A Visit to The University of the Arts

A Visit to The University of the Arts

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I spent a week in Philadelphia recently (can you see the LOVE sculpture above? – it was a rainy day!), and I was a visiting artist at the University of the Art (UARTS) for a day, where an old coworker from Dieu Donné Papermill – Cynthia Thompson – is now the director of the MFA Programs in Book Arts/Printmaking and Studio Art.

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Paper studios around the country tend to flourish when the faculty have an interest or training in the field. At other institutions, equipment can lie dormant for years. I love visiting other papermaking studios to see how they are set up, and Cynthia has completely revamped the paper studio. She moved it upstairs from the basement, had a waterproof floor installed, and set up these utility sinks as vats.

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Double sinks have a drainage area built in for resting the mould after pulling a sheet.

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And these baking trays have holes drilled in them so that the water from each student’s post can drip into a bucket beneath. This is crucial in a situation where there isn’t a floor drain. Notice the plastic (i.e. waterproof) tables that are at a good height for couching.

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Felts and pellons are hung on these plastic (waterproof) sawhorses.

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And the drying systems are made up of triwall corrugated cardboard stacked on top of these plastic tables.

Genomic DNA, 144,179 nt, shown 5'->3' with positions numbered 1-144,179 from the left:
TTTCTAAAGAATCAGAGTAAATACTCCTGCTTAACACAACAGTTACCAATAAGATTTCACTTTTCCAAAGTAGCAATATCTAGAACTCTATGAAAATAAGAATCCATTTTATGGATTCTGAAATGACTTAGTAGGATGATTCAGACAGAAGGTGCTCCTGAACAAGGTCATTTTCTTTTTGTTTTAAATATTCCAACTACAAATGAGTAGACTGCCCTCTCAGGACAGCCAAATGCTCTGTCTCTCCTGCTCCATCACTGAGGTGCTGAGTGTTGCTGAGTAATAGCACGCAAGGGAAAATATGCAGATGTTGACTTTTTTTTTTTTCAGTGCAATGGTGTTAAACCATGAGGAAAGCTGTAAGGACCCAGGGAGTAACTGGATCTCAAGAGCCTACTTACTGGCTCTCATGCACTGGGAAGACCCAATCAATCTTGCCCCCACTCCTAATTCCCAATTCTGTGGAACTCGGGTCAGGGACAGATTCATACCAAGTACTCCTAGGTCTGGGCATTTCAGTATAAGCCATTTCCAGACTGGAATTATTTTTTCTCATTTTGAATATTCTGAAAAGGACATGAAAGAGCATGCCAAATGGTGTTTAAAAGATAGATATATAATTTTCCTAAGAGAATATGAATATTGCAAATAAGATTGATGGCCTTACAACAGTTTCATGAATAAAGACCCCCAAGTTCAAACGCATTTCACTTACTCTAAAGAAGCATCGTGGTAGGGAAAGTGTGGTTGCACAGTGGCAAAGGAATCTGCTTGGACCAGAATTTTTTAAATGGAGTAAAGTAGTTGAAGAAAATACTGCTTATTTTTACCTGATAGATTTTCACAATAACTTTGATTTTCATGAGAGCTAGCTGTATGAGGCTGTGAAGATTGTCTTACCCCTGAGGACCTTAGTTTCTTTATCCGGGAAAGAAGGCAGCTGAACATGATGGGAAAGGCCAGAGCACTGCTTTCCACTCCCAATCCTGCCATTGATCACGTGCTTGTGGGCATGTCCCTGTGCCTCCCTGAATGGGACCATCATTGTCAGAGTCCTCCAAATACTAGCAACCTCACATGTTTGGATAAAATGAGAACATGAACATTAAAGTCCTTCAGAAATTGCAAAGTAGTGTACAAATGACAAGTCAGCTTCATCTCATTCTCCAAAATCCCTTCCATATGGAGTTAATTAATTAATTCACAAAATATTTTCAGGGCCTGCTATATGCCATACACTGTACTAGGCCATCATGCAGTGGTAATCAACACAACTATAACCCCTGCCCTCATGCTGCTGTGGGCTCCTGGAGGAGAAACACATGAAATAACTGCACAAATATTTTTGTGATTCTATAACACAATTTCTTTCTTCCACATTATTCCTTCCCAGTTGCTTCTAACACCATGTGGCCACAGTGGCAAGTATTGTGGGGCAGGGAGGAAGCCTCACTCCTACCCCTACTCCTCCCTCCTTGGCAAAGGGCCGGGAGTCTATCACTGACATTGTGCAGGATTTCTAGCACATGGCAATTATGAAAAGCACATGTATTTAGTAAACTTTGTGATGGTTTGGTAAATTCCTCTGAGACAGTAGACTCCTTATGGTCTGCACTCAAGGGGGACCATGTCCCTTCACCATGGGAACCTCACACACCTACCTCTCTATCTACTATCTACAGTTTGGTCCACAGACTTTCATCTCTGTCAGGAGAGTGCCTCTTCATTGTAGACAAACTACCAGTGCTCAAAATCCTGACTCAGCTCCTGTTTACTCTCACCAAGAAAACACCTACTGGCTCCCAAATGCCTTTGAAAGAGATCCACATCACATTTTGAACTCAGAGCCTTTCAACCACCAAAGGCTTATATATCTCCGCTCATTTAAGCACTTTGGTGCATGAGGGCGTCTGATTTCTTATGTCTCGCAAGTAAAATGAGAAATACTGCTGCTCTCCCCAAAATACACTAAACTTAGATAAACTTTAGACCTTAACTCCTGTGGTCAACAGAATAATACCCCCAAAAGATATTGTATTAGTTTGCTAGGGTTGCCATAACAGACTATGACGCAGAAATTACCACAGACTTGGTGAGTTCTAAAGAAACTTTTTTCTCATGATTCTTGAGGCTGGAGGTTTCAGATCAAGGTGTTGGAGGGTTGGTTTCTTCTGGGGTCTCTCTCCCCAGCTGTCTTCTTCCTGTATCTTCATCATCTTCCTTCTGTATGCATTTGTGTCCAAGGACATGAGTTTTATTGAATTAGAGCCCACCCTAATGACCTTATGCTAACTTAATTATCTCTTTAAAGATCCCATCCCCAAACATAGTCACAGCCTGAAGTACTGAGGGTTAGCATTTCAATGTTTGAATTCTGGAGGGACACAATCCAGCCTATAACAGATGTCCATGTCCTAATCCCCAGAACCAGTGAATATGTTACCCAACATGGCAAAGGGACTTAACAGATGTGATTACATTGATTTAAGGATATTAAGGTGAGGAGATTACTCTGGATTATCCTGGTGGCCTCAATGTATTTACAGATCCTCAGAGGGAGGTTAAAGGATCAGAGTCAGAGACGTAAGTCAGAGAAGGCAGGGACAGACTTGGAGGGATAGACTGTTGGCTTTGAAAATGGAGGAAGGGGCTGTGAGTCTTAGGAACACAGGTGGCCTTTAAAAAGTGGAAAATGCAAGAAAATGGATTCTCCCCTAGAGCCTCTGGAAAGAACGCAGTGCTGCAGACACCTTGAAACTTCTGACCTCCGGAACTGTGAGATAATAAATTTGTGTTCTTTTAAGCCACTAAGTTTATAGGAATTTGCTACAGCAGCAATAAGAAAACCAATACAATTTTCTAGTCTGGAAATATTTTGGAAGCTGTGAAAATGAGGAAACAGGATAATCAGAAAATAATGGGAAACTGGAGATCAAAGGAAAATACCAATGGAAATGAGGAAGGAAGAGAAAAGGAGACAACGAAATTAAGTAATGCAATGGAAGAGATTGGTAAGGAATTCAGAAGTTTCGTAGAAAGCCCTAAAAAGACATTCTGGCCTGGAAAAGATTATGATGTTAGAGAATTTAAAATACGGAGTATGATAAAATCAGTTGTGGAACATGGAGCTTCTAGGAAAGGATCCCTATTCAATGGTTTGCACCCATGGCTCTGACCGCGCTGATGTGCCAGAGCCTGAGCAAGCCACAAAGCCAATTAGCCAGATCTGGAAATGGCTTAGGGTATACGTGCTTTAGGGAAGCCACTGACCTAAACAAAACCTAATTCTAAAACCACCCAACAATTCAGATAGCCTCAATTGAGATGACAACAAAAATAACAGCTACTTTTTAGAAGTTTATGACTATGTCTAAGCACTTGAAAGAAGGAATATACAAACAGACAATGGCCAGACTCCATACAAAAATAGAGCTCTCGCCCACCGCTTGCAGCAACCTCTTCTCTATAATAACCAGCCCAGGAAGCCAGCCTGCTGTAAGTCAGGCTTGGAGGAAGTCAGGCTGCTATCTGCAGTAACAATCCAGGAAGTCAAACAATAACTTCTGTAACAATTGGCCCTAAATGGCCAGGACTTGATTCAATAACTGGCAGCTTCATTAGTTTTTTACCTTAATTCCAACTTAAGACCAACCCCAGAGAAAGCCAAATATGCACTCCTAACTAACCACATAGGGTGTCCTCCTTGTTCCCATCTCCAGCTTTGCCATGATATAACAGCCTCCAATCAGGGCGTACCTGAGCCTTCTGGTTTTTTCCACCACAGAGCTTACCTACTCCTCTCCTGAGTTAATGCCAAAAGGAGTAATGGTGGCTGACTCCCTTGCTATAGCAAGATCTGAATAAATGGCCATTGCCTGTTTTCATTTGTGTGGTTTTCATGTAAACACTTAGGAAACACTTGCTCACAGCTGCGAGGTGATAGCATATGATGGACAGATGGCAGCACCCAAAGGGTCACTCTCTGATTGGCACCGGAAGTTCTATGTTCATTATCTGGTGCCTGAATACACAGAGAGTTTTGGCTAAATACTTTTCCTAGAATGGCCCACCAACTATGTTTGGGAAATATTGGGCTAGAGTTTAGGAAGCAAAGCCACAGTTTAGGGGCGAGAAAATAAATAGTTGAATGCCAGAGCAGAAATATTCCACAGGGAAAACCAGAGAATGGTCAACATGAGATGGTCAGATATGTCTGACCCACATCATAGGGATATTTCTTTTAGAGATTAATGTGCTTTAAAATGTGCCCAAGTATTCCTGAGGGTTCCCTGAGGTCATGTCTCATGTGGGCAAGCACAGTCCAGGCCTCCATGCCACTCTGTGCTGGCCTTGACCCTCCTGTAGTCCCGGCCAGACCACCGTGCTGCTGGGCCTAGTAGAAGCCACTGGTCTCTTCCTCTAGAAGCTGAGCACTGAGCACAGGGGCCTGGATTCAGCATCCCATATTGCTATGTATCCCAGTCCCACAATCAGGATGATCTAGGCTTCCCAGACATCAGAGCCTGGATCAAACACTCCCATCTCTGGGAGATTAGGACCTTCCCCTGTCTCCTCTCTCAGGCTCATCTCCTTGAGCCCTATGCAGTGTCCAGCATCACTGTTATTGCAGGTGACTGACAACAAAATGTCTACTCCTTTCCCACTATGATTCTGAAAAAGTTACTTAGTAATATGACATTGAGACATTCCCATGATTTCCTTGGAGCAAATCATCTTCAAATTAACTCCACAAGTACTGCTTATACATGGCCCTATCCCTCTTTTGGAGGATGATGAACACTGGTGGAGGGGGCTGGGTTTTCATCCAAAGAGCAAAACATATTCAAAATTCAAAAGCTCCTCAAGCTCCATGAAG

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In addition to giving a demo on working with high shrinkage abaca, I got to observe Cynthia’s demo for the grad students on pulp painting – and I picked up some new ideas. She showed them how to pigment highly beaten pulp, add formation aid to make it slippery and apply it to a base sheet with a brush or a squirt bottle. Here we see a mylar stencil laid down onto the base sheet.

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Next, Cynthia squirts a dilute solution of pigmented pulp onto the open area of the stencil.

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The stencil is then removed.

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The stencil can be moved on the base sheet, so that layers of pulp can be built up and shapes appear in varying hues.

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This shows an image where just a line is cut in the stencil and the pulp slips under the line and bleeds onto the base sheet.

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This is the result.

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And finally, a student’s crocheted piece is stretched into this frame and laid over the wet base sheet. 

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Pulp is squirted directly over the netting.

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And here it is once the netting is removed. Cool!

At the end of the day, I was inspired! I’ve already tried using a mylar stencil in my own studio and am planning to use the technique on an upcoming project.

What do you glean from visiting other studios? I’d love to hear.

1 Comment

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